Goats in love

Story_squareI’ve decided to declare this time as Valentine’s season for goats because, well, if you have to ask you may not understand.

Of late, I’ve been seeing these adorable YouTube videos of baby goats cavorting with great joy. If you’ve seen those,  your appetite may be whetted toward goats. Well, you need to know more.

If you haven’t heard about goats in love, you are woefully deprived.

In our goat herd, we usually keep our buck – the future daddy – separated from the does so we can control when the babies come.

One bright fall morning, one of our girls had put on her high heels, lipstick, and Chanel before sashaying along the fence line she shared with Rocket the buck.

Rocket got the message: she was in the mood.  Rocket was always in the mood so he pushed his manly head through the fence to sniff her fragrance.

When I saw the hearts drifting into the air above those two, I collected Miss Elinore and brought her into Rocket’s pen. She wiggled her hips and lightly danced from the gate to the fence line so that she could lean against Rocket.

Just what he had hoped for, except for one thing.

Rocket’s massive head, and I could not make this up, was stuck in the fence.hearts

He pulled and twisted while Elinore was nearly doing a pole dance beside him.  His front legs were like pile drivers pushing into the ground. His cheeks would have turned red from the exertion if not hidden by that thick buck fur. No go. He was stuck.

The love of his life was at hand and he couldn’t get his head out of the wire.

I gotta tell you that it’s hard to cut fence wire when you’re laughing that hard.


That pesky brother-in-law

SeasonsAgnes leaned over the lunch table, her eyebrows bent together.

“My brother-in-law is living here but he won’t speak to me.”

I had joined her table at the nursing home and glanced over my shoulder. “Really? That’s too bad.”

She nodded. “I’ve spoken to him several times but he turns away. And do you know what else? He’s changed his name from Bob to James!”

I knew her brother-in-law lived 300 miles away and so I took a deep breath. “That’s frustrating for you, I’ll bet.”

“Well,” she settled back in her chair, “You just go on.” She studied me for a moment and then leaned forward again.

“And then there’s a woman who denies her own children.”

How did I answer this one? “Really? That’s awful.”

Agnes nodded. “I know. I asked her one day about her children and she claims she doesn’t have any children. She even told me she had never married. How could she forget her own husband?”

“I can see that upsets you.”

“I went up to June and asked her, ‘Do you know Melvin Roberts?’ and she said she’d never heard of him. He was her husband for 40 years. How about that?”

I knew June, too. She sat at another table in the dining room, waving at newcomers and chatting happily with others at her table. And I knew she’d never married and her last name wasn’t Roberts.

“Do you think you’ve confused June with someone else?” I asked.

“Oh,” Agnes studied my face. “I can see they’ve convinced you, too.”

Once I would have defended my position. Once I would have tried to change Agnes’ mind. But I knew she’d forget our conversation tomorrow no matter what I said. Kindness won out.

“Well, family is important to you, isn’t it?” I said.

Her face relaxed. “I’ll never forget my husband or children.”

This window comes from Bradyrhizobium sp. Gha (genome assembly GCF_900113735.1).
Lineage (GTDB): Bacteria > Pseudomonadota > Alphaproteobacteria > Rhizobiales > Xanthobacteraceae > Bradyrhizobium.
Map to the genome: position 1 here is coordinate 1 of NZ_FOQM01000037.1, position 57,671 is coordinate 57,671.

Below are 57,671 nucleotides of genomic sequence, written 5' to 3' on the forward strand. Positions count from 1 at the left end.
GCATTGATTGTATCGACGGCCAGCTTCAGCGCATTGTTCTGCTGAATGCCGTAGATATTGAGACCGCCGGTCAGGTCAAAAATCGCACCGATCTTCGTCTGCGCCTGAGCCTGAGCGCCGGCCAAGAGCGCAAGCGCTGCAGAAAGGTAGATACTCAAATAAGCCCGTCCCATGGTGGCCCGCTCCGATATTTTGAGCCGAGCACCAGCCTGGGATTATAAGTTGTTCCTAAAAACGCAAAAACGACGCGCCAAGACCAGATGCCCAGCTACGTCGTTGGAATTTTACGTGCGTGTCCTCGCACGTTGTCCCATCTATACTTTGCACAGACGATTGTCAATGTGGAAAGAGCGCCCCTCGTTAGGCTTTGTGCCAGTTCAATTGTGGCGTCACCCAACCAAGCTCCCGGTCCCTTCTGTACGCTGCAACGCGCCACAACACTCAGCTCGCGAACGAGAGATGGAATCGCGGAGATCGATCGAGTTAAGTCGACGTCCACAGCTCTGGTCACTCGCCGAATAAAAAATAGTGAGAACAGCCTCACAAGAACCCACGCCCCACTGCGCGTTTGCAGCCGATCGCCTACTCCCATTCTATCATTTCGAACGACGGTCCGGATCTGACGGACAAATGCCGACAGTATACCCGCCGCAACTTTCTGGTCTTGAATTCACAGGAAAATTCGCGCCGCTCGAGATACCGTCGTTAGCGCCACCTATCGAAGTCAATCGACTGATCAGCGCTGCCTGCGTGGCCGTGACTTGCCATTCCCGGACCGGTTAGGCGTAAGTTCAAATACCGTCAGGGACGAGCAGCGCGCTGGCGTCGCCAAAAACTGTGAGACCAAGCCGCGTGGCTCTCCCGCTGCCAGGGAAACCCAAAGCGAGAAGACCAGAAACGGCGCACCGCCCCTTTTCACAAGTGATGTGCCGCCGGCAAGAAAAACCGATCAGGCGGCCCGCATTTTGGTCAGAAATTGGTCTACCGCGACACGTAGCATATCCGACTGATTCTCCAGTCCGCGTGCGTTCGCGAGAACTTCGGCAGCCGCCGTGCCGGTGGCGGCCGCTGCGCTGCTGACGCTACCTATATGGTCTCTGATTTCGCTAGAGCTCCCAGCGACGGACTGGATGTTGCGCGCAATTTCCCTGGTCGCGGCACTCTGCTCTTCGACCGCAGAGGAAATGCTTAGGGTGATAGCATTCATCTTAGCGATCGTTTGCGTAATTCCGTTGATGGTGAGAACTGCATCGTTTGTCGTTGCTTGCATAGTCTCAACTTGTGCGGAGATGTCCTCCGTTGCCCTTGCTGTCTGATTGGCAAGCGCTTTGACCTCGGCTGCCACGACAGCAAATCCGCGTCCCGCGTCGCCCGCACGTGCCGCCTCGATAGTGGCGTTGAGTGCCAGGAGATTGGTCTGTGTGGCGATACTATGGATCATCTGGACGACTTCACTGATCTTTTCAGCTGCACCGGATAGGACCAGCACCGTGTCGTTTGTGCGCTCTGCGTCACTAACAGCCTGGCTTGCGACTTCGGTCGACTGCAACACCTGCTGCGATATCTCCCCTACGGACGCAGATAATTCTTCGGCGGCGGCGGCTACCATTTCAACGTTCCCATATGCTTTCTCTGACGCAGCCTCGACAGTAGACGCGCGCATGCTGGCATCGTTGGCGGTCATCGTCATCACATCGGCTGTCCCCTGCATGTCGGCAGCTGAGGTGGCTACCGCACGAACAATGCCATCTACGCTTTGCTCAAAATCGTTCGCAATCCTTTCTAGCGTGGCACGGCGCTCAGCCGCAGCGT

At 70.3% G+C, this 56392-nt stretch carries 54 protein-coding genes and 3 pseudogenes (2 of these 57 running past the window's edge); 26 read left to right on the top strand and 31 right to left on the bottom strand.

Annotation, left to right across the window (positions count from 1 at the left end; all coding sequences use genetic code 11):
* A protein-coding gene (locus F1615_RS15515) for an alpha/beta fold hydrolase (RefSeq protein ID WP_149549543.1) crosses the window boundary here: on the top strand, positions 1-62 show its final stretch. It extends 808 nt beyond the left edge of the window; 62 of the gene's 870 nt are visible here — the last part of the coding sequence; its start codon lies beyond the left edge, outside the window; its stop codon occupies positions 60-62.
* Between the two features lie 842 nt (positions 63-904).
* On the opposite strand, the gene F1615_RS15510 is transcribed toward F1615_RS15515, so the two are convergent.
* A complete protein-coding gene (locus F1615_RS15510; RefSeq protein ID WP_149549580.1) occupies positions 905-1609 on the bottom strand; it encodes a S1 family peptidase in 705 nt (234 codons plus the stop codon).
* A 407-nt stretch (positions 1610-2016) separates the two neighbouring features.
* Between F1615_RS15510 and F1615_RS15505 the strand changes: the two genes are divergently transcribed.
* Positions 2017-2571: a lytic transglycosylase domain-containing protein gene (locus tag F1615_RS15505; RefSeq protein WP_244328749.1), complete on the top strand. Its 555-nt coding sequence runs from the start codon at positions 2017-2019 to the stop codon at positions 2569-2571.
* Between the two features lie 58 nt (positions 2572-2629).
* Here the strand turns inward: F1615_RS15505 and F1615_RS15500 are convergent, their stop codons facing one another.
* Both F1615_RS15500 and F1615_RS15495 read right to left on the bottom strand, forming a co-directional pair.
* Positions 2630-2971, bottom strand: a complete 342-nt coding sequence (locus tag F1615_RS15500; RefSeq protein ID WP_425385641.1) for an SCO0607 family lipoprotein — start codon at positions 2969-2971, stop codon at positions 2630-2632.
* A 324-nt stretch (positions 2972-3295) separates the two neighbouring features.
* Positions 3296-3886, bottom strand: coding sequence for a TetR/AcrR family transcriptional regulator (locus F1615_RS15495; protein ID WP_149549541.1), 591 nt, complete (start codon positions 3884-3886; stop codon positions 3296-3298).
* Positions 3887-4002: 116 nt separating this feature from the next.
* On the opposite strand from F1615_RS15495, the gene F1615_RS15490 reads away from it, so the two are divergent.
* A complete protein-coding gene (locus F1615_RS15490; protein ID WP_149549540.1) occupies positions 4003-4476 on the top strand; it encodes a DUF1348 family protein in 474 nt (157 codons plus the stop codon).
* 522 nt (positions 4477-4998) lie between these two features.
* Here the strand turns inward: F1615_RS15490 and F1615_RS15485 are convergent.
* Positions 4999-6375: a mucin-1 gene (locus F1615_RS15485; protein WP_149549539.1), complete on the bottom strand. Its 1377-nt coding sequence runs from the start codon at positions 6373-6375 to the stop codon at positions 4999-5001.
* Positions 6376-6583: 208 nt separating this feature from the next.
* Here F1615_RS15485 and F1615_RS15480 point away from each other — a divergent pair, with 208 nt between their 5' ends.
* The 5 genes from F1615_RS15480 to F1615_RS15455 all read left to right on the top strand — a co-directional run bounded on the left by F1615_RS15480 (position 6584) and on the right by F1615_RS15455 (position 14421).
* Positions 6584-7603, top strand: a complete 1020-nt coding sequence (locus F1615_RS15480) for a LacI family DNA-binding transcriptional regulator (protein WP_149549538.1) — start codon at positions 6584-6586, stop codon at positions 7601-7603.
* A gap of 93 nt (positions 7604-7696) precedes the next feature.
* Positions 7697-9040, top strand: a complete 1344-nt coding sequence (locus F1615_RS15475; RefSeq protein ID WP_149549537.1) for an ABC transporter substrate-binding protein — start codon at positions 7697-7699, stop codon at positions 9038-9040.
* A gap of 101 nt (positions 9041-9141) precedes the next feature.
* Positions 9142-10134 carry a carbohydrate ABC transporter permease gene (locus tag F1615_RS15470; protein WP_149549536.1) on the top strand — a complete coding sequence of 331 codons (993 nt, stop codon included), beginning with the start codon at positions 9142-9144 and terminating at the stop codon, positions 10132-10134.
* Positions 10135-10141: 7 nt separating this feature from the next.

She probably wouldn’t. But the brother-in-law was in trouble.


Story_squareThis is not another of those cute cat stories that make the Facebook rounds, largely because I think cats are as unfathomable as two-year-olds. Or teenagers.

Clara the cat joined our family as the responsibility of our teenage son. Somehow the connection seemed poetic.

We already had a cat.  Snickers was the responsibility of our college-age daughter who is moving out soon.

Maybe a little cat overlap could work as long as I had no responsibilities.

These cats’ problem wasn’t sashaying over my desk, waving a tail before my nose, knocking my glasses across the room, tromping on my keyboard — but I digress. Their problem was each other.

Neither liked the other.

Their owners thought they’d get acquainted and then play together.


Responsible teenage son decided to comb and clip the tangles from Clara’s long hair. So he held her in his lap while he worked.

Clara growled at Snickers as though Snickers controlled the comb wirelessly. Every time the tangles were pulled, she snarled a little louder. When one tangle needed extra work, she suddenly launched a full-scale mauling on Snickers, who hadn’t bothered to ignore the hair styling party.

Bet he regretted that.

The cats seemed to like yowling at each other more than parading over my computer cables, scattering papers and nestling into the paper-thin space between my printer. Digressing again…

One evening we heard this now-familiar guttural noise rising from near the dining room table. Clara and Snickers were flopped on the floor just out of batting distance from each other. cat

You could hear cat swear words in those growls but neither moved.

My son wandered onto the scene, watching the two combatants throw insults and threats without shifting their leisurely positions.

“Weird,” he said. “That is the laziest cat fight ever.”

Wow. Even more unfathomable than teenagers.

A Trust

SeasonsMy dad’s financial ideas were good as gold – and carried him well in his older years.

When I left home for college, he told me, “Have a savings account. Treat it like a bill and put money into it every month just like every other bill.”

I did. He was right. Whenever I needed a new tire or a root canal, I always had funds.